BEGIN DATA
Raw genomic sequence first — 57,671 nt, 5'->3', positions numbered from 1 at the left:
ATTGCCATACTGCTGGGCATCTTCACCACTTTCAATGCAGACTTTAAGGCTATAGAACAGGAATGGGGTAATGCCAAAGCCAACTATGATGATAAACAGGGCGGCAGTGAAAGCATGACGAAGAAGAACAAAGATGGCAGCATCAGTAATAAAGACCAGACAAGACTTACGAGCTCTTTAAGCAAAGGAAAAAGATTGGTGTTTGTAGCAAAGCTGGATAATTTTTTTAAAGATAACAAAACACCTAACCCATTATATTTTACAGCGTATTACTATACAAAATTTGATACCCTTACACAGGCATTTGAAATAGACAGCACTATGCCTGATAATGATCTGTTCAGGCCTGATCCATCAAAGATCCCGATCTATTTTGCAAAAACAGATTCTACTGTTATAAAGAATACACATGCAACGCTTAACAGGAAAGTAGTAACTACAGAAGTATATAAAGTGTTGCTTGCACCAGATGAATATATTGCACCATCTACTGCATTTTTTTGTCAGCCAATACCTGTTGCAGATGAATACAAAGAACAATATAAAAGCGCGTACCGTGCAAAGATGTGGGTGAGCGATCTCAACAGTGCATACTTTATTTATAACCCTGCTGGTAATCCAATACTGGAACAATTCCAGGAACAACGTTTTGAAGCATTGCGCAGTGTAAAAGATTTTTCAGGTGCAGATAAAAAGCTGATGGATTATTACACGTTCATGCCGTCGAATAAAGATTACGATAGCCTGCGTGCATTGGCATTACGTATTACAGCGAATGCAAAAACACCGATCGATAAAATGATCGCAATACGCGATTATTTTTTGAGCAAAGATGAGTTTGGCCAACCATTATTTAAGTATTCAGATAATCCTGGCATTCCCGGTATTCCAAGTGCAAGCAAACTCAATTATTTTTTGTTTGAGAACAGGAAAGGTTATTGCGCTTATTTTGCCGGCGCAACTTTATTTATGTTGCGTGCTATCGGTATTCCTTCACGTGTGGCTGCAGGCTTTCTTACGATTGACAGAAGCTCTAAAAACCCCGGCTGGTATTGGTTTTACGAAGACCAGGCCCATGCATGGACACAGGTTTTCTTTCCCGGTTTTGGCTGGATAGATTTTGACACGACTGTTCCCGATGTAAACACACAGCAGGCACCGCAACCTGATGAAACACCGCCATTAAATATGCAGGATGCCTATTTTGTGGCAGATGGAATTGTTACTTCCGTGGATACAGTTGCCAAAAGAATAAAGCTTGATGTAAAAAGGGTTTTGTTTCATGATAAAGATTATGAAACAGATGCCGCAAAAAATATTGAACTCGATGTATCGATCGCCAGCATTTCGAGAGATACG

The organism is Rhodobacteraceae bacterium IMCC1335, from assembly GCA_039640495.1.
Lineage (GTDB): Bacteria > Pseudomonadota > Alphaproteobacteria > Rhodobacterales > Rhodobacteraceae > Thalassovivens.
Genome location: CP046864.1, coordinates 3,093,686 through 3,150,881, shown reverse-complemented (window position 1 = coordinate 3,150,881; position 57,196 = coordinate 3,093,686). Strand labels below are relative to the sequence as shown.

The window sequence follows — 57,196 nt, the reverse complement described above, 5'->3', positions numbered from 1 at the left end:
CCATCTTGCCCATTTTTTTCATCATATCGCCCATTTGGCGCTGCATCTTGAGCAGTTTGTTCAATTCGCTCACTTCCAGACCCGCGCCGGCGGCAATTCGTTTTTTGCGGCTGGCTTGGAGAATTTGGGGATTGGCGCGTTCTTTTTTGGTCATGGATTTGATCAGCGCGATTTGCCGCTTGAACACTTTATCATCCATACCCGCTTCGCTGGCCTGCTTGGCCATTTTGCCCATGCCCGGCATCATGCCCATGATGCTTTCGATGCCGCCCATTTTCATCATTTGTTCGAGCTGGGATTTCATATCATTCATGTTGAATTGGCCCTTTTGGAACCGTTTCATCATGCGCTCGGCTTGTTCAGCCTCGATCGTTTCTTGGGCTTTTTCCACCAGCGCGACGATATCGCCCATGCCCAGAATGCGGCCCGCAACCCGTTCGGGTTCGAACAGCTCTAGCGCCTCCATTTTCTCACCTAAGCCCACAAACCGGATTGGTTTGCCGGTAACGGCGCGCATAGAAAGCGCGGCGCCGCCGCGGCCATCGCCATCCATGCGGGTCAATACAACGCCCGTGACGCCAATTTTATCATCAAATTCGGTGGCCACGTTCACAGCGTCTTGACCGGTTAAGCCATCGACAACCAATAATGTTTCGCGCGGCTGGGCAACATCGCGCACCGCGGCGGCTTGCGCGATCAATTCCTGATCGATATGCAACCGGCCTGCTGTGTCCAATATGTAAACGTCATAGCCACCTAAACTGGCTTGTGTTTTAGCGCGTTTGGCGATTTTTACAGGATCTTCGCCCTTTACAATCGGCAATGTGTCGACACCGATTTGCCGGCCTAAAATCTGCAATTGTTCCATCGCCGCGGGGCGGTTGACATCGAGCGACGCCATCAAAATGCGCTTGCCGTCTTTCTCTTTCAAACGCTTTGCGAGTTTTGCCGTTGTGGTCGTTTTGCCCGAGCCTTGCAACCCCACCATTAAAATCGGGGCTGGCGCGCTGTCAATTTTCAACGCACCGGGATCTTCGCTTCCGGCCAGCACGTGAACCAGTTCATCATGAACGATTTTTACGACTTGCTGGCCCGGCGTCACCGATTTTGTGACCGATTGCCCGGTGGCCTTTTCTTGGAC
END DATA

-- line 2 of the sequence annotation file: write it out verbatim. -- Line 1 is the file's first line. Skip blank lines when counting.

ATTGCCATACTGCTGGGCATCTTCACCACTTTCAATGCAGACTTTAAGGCTATAGAACAGGAATGGGGTAATGCCAAAGCCAACTATGATGATAAACAGGGCGGCAGTGAAAGCATGACGAAGAAGAACAAAGATGGCAGCATCAGTAATAAAGACCAGACAAGACTTACGAGCTCTTTAAGCAAAGGAAAAAGATTGGTGTTTGTAGCAAAGCTGGATAATTTTTTTAAAGATAACAAAACACCTAACCCATTATATTTTACAGCGTATTACTATACAAAATTTGATACCCTTACACAGGCATTTGAAATAGACAGCACTATGCCTGATAATGATCTGTTCAGGCCTGATCCATCAAAGATCCCGATCTATTTTGCAAAAACAGATTCTACTGTTATAAAGAATACACATGCAACGCTTAACAGGAAAGTAGTAACTACAGAAGTATATAAAGTGTTGCTTGCACCAGATGAATATATTGCACCATCTACTGCATTTTTTTGTCAGCCAATACCTGTTGCAGATGAATACAAAGAACAATATAAAAGCGCGTACCGTGCAAAGATGTGGGTGAGCGATCTCAACAGTGCATACTTTATTTATAACCCTGCTGGTAATCCAATACTGGAACAATTCCAGGAACAACGTTTTGAAGCATTGCGCAGTGTAAAAGATTTTTCAGGTGCAGATAAAAAGCTGATGGATTATTACACGTTCATGCCGTCGAATAAAGATTACGATAGCCTGCGTGCATTGGCATTACGTATTACAGCGAATGCAAAAACACCGATCGATAAAATGATCGCAATACGCGATTATTTTTTGAGCAAAGATGAGTTTGGCCAACCATTATTTAAGTATTCAGATAATCCTGGCATTCCCGGTATTCCAAGTGCAAGCAAACTCAATTATTTTTTGTTTGAGAACAGGAAAGGTTATTGCGCTTATTTTGCCGGCGCAACTTTATTTATGTTGCGTGCTATCGGTATTCCTTCACGTGTGGCTGCAGGCTTTCTTACGATTGACAGAAGCTCTAAAAACCCCGGCTGGTATTGGTTTTACGAAGACCAGGCCCATGCATGGACACAGGTTTTCTTTCCCGGTTTTGGCTGGATAGATTTTGACACGACTGTTCCCGATGTAAACACACAGCAGGCACCGCAACCTGATGAAACACCGCCATTAAATATGCAGGATGCCTATTTTGTGGCAGATGGAATTGTTACTTCCGTGGATACAGTTGCCAAAAGAATAAAGCTTGATGTAAAAAGGGTTTTGTTTCATGATAAAGATTATGAAACAGATGCCGCAAAAAATATTGAACTCGATGTATCGATCGCCAGCATTTCGAGAGATACG